Actually Poe Coal. the letter "e" on that typewriter may have not been pressed very hard leaving the center line somewhat invisible. Look hard and you can see that is E not O

    Edward Young Retired

    After you make that expensive repair and you still have the same problem, What will you check next?

    Mad Dog_2
  • Steamhead
    Steamhead Member Posts: 17,006
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    I think it's supposed to be "Pea" coal.
    All Steamed Up, Inc.
    Towson, MD, USA
    Steam, Vapor & Hot-Water Heating Specialists
    Oil & Gas Burner Service
    Consulting
    bburdttekushan_3
  • Mad Dog_2
    Mad Dog_2 Member Posts: 7,241
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     💩  💩 Coal-Tar Extract...mom used to give us that when we were sick and getting the 🏃‍♂️ Runs!!  Stopped it dead in its tracks...Mad Dog
  • retiredguy
    retiredguy Member Posts: 930
    edited March 2023
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    One thing about a coal burning device using bituminous (soft) coal, they smoked the most when the operator would disturb the burning coal pile or when adding coal on a "hand fired" unit. Most of the furnace operators thought that digging into the burning coal pile and moving the coal around was a necessity; it was not. Also a lot of the smoke could be eliminated by introducing fresh air above the burning coal pile. That fresh air would allow the smoke to be consumed and thus be reduced or eliminated.

    Hard coal or anthracite burns almost smoke free. The flame looks like the blue flame from a natural gas kitchen stove. The problem with anthracite coal was it's cost which was many times more expensive than bituminous coal and is only mined in north east Pa. near hazelton and Scranton. (You know Scranton, that is where "Joe" is from).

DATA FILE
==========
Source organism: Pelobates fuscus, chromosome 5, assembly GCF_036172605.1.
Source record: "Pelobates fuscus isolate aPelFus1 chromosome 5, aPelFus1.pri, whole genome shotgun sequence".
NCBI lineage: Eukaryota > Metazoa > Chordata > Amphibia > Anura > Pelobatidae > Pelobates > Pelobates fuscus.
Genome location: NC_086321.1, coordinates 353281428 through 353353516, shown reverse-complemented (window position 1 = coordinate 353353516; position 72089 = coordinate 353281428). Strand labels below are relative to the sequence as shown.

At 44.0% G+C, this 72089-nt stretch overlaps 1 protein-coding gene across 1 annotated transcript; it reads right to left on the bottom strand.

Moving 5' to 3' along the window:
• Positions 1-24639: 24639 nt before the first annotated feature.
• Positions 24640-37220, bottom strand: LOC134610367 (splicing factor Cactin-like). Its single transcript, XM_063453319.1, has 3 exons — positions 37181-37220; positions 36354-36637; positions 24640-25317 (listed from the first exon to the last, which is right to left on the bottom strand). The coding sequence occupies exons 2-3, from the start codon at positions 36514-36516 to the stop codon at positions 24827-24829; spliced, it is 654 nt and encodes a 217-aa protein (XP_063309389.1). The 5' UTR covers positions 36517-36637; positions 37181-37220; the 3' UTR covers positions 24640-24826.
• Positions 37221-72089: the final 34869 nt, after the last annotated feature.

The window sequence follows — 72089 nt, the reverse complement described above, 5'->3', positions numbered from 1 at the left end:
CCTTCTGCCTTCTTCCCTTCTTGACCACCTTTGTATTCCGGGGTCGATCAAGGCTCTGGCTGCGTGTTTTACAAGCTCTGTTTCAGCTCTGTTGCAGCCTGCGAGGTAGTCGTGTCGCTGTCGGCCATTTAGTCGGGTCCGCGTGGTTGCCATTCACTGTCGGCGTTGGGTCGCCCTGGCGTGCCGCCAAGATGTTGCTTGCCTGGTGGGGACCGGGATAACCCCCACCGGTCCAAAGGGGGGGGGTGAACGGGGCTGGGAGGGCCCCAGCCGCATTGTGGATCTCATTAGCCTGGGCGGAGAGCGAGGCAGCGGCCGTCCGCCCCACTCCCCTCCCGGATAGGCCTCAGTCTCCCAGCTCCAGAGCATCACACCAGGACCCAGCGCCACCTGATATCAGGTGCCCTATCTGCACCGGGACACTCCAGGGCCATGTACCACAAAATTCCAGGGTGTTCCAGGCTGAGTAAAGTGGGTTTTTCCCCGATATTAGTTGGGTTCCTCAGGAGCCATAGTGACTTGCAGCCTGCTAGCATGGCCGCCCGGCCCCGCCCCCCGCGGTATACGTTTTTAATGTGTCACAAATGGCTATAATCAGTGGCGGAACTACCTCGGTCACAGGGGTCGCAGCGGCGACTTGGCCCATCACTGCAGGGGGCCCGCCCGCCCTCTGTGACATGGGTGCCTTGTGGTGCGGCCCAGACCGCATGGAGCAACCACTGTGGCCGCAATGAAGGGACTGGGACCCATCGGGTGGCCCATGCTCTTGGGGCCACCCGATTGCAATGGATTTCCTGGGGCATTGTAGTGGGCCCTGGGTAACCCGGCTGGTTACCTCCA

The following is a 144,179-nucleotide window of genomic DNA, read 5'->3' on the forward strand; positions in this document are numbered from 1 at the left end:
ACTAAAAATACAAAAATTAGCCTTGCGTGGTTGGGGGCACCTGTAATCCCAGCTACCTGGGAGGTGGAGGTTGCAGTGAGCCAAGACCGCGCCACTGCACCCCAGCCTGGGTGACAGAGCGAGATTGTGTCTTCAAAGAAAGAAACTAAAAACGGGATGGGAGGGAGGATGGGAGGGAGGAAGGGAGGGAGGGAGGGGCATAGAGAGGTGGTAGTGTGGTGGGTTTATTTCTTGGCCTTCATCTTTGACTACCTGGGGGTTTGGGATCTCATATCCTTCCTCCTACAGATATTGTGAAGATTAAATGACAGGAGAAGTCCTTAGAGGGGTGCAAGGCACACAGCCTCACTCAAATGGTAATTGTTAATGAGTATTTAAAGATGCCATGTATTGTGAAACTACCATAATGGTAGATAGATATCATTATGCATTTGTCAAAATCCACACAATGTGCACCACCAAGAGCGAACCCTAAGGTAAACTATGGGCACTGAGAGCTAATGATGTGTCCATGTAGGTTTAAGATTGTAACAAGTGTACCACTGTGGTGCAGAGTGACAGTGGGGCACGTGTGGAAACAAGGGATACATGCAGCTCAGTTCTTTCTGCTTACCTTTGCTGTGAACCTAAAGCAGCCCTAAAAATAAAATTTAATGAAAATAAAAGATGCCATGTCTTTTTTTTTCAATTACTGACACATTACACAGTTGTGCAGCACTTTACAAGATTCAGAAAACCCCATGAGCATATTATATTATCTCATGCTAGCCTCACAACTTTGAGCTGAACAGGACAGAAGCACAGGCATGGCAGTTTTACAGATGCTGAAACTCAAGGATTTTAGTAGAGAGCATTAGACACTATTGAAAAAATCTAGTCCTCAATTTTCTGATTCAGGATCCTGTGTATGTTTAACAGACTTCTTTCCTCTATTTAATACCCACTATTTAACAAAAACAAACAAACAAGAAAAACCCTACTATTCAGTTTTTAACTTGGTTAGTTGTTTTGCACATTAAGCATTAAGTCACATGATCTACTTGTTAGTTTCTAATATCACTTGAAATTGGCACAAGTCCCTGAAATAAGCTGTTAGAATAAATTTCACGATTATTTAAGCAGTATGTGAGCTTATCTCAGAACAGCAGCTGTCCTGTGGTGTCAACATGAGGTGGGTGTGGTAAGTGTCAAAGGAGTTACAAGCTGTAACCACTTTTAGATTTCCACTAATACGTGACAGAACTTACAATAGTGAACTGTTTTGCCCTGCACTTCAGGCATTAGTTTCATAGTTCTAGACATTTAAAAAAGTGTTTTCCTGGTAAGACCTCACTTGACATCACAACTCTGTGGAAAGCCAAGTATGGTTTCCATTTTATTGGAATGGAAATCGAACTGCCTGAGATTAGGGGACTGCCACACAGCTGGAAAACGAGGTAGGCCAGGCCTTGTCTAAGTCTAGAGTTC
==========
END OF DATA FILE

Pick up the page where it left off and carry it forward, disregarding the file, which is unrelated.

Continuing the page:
Mad Dog_2ttekushan_3
  • Mad Dog_2
    Mad Dog_2 Member Posts: 7,241
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    Yeah yeah.we heard...he fails to mention his father was quite wealthy and they lived in an upper class Suburb next to me called Garrrrrrrrden City!  Great town but entry level home 1.5 Million.  MAD DOG

  • Mad Dog_2
    Mad Dog_2 Member Posts: 7,241
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    Thats very interesting about coal. We stayed every August in a Cozy Lake "Camp" as upstaters say (Deer Camp...Fishing camp et cetera) overlooking Saratoga Lake.  August's Temps in The Spa could swing almost 60 degrees in a Day!!!  95 in the Adirondack Sun. 38 sometimes at night. So, they had a huge gray potbelly stove in the main room.  It stood like a Battleship in Port.  My older Brother Bart, a super serious fisherman since age 5 was always the first up at 430am. He would get Big Bertha going and stoked with coal that sat in buckets outside the side of the camp across from a large homemade Shack that housed the well.  The whole camp would be bearable in about 30 minutes. Great memories of The Camp and Saratoga Racetrack. Mad Dog
  • Mad Dog_2
    Mad Dog_2 Member Posts: 7,241
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    And you are correct...it wasn't very smoky like wood or paper.  Old Man Pete Russo was a WW I US Navy Vet who took us fishing everyday.  He had a huge tattoo of his Battleship across his chest. It was that early tattoo blue they used.  He collected the coal nuggets as they fell off the train that passed within 10 feet of his Handmade Camp 30 feet West of our camp.  There was still tons of coal scattered on the ground even though the train 🚆 hadn't run thru there since the late 50s, I believe.   The tracks were gone too by the late 60s.  For anyone in to the history and who knows about Saratoga, this rail line ran North-South on the flat plateau  from Town to an old Grand Hotel on the Lake Called The Old Homestead.  We kids would walk 🚶‍♂️ the old track route picking up railroad spikes.  It was about a 30 minute walk to the remnants of the Collapsing White wooden Roof dome.  Cool 😎"   Mad Dog. 
    ttekushan_3